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Re: [plt-scheme] Defines in lets

   From: pocm@rnl.ist.utl.pt (Paulo J. Matos)
   Date: 18 May 2002 20:21:59 +0100
   Hi all,

   Why can't I do something like this:
   > (let ((x 0)) (define (set-x y) (set! x y)) (define (read-x) x))
   begin (possibly implicit): no expression after a sequence of internal definitions

   I'm used to do it in Common Lisp like a way to avoid global
   variables and use data encapsulation. How can I do it in Scheme?

In Scheme define only has local scope; if you change your example to

(let ((x 0))
  (define (set-x y) (set! x y))
  (define (read-x) x) 

then SOME-EXPRESSION-HERE can use set-x and read-x as well as x, but
nothing outside the let can use any of the three names.  This
explains, then, why Scheme doesn't allow you to leave the
SOME-EXPRESSION-HERE out (as you did) and have a let where the body is
nothing but defines: there would be no point in it.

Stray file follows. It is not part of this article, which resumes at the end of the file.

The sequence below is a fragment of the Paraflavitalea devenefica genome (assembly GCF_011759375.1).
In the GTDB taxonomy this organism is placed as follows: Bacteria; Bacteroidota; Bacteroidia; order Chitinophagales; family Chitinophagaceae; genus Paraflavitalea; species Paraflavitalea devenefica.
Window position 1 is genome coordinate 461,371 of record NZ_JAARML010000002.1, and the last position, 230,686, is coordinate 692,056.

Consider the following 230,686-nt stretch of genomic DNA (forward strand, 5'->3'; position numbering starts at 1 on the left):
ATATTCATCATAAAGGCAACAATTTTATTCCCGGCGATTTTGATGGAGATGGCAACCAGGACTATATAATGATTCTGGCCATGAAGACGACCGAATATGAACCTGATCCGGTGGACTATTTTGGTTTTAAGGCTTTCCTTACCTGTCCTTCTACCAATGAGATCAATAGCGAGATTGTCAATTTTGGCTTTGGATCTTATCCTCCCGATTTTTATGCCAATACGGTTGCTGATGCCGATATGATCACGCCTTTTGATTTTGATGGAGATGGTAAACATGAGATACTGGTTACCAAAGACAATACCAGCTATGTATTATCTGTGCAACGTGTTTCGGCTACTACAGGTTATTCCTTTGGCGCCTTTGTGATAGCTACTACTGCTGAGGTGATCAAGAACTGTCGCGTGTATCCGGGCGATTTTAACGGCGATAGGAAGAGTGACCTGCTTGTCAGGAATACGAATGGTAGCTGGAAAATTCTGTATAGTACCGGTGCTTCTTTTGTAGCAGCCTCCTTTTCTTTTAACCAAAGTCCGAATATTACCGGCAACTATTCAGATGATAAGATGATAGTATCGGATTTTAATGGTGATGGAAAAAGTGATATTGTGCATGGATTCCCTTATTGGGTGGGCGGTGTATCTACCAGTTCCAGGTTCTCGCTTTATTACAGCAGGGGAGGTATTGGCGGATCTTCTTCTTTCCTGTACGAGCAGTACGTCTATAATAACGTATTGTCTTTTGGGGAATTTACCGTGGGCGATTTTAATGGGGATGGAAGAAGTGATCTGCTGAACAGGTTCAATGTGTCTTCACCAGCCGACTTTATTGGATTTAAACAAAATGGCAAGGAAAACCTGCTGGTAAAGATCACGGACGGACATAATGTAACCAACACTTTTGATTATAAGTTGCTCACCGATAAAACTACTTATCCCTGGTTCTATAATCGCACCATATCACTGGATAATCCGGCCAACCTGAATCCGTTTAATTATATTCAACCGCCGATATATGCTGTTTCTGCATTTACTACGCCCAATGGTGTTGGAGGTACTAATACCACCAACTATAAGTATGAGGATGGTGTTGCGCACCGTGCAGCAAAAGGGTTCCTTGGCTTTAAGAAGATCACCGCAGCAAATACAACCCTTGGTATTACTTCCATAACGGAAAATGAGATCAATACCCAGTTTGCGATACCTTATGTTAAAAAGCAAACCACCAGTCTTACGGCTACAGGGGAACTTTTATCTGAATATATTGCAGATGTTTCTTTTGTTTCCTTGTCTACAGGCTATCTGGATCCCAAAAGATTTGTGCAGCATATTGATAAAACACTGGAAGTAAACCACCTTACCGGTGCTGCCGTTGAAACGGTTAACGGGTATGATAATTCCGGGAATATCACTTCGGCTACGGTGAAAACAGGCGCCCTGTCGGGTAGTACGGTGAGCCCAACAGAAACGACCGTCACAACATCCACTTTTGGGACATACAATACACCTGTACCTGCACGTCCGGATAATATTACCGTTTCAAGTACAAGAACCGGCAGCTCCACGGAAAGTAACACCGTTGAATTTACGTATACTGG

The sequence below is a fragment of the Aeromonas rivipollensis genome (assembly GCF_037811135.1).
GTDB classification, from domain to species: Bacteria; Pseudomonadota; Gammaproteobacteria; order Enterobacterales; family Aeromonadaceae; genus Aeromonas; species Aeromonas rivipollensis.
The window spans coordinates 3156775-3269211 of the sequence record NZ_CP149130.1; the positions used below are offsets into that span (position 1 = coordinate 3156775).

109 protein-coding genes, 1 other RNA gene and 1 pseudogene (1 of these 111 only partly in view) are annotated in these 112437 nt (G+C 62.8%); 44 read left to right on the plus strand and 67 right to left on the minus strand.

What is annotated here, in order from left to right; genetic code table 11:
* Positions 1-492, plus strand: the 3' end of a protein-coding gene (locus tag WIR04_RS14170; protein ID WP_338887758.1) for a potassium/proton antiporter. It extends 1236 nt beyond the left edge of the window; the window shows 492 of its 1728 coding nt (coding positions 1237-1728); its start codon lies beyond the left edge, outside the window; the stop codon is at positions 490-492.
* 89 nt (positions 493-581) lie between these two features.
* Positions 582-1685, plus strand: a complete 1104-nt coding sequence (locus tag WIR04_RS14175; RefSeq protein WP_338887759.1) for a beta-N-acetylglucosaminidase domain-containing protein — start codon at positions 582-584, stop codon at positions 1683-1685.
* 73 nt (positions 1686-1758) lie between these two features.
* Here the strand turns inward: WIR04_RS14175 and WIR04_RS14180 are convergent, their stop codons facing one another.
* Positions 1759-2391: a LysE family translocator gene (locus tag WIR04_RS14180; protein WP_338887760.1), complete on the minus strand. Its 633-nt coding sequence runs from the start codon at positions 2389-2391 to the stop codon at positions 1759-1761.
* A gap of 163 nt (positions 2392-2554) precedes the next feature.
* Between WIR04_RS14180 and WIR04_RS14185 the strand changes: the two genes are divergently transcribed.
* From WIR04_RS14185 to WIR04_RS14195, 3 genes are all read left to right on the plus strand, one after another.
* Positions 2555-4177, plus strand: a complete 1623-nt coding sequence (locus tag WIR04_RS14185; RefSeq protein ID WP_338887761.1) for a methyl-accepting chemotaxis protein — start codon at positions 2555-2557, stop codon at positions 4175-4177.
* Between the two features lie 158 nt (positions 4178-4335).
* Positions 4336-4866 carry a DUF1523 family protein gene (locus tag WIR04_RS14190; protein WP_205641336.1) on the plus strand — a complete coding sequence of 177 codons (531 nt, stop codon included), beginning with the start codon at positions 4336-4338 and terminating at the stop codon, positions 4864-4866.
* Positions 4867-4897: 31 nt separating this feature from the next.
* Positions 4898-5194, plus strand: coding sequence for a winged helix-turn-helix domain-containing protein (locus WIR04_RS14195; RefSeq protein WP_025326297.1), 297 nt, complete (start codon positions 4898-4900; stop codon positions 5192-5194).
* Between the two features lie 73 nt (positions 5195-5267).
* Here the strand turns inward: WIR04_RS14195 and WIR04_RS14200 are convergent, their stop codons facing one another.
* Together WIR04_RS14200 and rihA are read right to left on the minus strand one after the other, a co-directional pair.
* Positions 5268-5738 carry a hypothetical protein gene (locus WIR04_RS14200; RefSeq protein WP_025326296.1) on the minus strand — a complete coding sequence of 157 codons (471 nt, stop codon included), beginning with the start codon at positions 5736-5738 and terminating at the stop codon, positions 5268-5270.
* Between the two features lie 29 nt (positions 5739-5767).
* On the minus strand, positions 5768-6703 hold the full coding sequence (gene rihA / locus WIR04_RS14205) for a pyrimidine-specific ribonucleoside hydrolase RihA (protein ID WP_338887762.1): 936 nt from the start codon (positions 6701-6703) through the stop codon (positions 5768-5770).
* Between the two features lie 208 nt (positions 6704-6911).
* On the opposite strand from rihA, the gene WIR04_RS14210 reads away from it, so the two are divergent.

There is nothing in standardized Scheme that neatly corresponds to what
you are used to in Common Lisp.  Various Scheme implementations have
non-standard extensions to the language that do what you want.  If you
want to stay within the standardized language, the closest you can
come is:

(define set-x 'not-yet-set)  ; or any other placeholder value
(define read-x 'not-yet-set)

(let ((x 0))
  (set! set-x (lambda (y) (set! x y)))
  (set! read-x (lambda () x)))

 -Max Hailperin
  Associate Professor of Computer Science
  Gustavus Adolphus College
  800 W. College Ave.
  St. Peter, MN 56082